- The Washington Times - Monday, March 29, 2004

NATO’s seven new Eastern European members will bring a perspective on the war on terror that closely tracks the tough stand taken by the Bush administration, Slovakian Prime Minister Mikulas Dzurinda said yesterday.

Given Slovakia’s unhappy experience with Nazi Germany and the Soviet Union in the past century, “we know that it is necessary to fight for democracy every day, that these things do not come automatically,” he said.

None of the seven new members — Bulgaria, Estonia, Latvia, Lithuania, Romania, Slovakia and Slovenia — is a military power, but they are expected to affect profoundly the internal dynamics of the NATO alliance, which now numbers 26 countries.

All boast strong ties to Washington, often dating back to the Cold War, and oppose efforts by France and other Western European states to build up competing European military and political institutions to challenge U.S. power. Countries such as Slovakia, Romania and Bulgaria strongly backed the U.S.-led war in Iraq and have contributed to the postwar peacekeeping missions in Iraq.



President Bush, at a White House welcoming ceremony yesterday, said the new members will “bring moral clarity to the purposes of our alliance.”

“They understand our cause in Afghanistan and in Iraq because tyranny for them is still a fresh memory. These nations know that when great democracies fail to confront danger far worse peril can follow,” Mr. Bush said.

Mr. Dzurinda was one of several East European leaders who signed a letter on the eve of last year’s military action in Iraq supporting the U.S. hard line against Saddam Hussein, infuriating French President Jacques Chirac and other European critics of the war.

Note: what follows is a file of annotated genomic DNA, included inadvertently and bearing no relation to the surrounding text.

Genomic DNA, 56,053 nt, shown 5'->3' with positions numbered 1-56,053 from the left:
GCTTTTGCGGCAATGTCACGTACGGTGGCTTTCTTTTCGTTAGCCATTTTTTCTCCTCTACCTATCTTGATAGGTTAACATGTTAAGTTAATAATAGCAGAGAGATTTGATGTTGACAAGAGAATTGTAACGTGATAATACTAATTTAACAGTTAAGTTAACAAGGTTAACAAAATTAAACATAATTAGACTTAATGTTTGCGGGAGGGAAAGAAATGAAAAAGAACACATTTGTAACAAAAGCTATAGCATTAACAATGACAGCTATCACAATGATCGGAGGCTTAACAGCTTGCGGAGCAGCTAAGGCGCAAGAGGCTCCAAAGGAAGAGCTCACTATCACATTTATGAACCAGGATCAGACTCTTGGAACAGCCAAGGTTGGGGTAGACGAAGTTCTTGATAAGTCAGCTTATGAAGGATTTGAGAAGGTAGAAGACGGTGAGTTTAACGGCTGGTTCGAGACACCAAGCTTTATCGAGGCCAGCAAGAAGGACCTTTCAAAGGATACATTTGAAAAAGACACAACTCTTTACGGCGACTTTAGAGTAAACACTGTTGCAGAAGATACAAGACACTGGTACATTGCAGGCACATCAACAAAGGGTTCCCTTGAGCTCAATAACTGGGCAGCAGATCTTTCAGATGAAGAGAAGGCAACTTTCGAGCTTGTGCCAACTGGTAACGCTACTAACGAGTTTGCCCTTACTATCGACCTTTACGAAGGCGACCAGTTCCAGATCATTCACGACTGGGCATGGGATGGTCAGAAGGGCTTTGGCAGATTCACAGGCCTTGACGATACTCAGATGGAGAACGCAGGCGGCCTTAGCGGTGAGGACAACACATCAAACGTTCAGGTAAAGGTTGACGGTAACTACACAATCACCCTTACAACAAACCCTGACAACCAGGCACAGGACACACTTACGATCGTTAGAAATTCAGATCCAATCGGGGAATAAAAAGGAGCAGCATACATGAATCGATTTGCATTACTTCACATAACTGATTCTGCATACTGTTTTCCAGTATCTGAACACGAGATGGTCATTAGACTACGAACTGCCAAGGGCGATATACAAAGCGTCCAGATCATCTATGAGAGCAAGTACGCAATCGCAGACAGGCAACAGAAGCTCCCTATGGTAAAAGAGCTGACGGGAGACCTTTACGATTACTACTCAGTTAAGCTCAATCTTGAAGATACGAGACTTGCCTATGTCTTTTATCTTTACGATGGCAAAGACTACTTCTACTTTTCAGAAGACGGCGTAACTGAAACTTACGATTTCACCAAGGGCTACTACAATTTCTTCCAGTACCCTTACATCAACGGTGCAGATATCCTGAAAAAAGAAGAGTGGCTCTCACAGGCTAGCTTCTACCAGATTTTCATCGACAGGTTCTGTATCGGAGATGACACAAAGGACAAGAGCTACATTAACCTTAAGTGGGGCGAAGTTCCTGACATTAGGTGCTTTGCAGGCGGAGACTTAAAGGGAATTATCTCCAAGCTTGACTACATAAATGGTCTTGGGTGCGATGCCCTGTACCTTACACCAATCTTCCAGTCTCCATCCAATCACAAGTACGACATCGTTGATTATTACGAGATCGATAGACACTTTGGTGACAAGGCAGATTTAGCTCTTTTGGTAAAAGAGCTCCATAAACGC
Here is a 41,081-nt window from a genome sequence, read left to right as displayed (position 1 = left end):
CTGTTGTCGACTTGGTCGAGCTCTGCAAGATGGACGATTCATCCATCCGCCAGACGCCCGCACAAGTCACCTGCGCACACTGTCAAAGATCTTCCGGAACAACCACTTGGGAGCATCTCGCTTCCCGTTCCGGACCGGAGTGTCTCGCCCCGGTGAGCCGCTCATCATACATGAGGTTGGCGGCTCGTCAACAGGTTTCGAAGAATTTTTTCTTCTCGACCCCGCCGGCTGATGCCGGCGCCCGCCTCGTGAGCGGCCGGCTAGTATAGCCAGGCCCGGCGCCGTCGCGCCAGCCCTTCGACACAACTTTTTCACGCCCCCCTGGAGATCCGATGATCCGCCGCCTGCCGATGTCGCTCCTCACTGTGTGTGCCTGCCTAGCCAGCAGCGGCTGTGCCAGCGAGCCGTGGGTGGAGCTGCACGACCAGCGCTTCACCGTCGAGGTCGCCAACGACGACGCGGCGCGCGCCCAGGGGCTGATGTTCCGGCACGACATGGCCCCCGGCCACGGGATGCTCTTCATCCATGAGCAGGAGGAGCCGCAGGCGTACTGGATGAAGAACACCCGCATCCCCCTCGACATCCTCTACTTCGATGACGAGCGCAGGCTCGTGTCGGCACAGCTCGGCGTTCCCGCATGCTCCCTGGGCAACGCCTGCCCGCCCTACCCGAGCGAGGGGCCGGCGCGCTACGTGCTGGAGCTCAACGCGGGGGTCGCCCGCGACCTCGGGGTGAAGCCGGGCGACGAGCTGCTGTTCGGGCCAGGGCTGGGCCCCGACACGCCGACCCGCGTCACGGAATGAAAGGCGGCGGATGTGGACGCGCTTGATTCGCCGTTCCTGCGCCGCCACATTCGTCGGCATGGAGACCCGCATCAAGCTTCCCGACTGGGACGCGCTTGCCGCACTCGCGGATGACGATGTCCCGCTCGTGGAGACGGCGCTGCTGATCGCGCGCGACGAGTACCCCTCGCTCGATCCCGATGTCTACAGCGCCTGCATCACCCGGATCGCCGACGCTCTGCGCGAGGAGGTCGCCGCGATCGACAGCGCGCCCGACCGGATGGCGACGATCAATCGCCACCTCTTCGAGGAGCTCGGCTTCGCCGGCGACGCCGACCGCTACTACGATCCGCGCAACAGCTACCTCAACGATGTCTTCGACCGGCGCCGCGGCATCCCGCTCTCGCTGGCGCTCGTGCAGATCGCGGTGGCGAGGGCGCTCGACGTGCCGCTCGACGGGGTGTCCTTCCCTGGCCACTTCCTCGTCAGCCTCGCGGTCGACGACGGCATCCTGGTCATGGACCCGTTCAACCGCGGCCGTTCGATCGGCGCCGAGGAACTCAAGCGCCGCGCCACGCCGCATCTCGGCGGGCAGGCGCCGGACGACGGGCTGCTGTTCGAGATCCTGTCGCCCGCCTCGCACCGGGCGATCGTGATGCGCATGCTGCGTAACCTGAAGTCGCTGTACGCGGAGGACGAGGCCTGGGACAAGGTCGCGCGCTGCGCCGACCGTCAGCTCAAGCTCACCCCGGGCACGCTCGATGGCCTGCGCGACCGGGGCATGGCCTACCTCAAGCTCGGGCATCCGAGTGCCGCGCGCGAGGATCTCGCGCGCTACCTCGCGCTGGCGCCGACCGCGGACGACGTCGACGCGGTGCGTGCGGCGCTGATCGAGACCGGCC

The Slovak prime minister, meeting with a small group of reporters hours before the White House ceremony, said tensions within NATO over Iraq have eased significantly in recent months, in particular since the terrorist bombings earlier this month in Madrid.

“It is always easier to break a glass than to put it back together, but the [trend] since Madrid has been very good,” he said.

But he made clear that a French-led push to boost the European Union’s defense capabilities can succeed only if it does not duplicate efforts to work with the United States and NATO.

Mr. Dzurinda said he hoped NATO’s summit in Istanbul in June will offer a clear path for membership for three Balkan states — Albania, Croatia and Macedonia. He said an invitation for eventual membership would be a strong signal for the region, recently rocked by deadly ethnic violence in the Serbian province of Kosovo.

Macedonian Prime Minister Branko Crvenkovski, in an e-mail interview with The Washington Times, said his country is determined to achieve membership in both NATO and the European Union.

“Our determination to continue with the necessary reforms is unshakeable,” he said. “Europe will not be whole, free and at peace until the Balkans are integrated into Euro-Atlantic institutions.”

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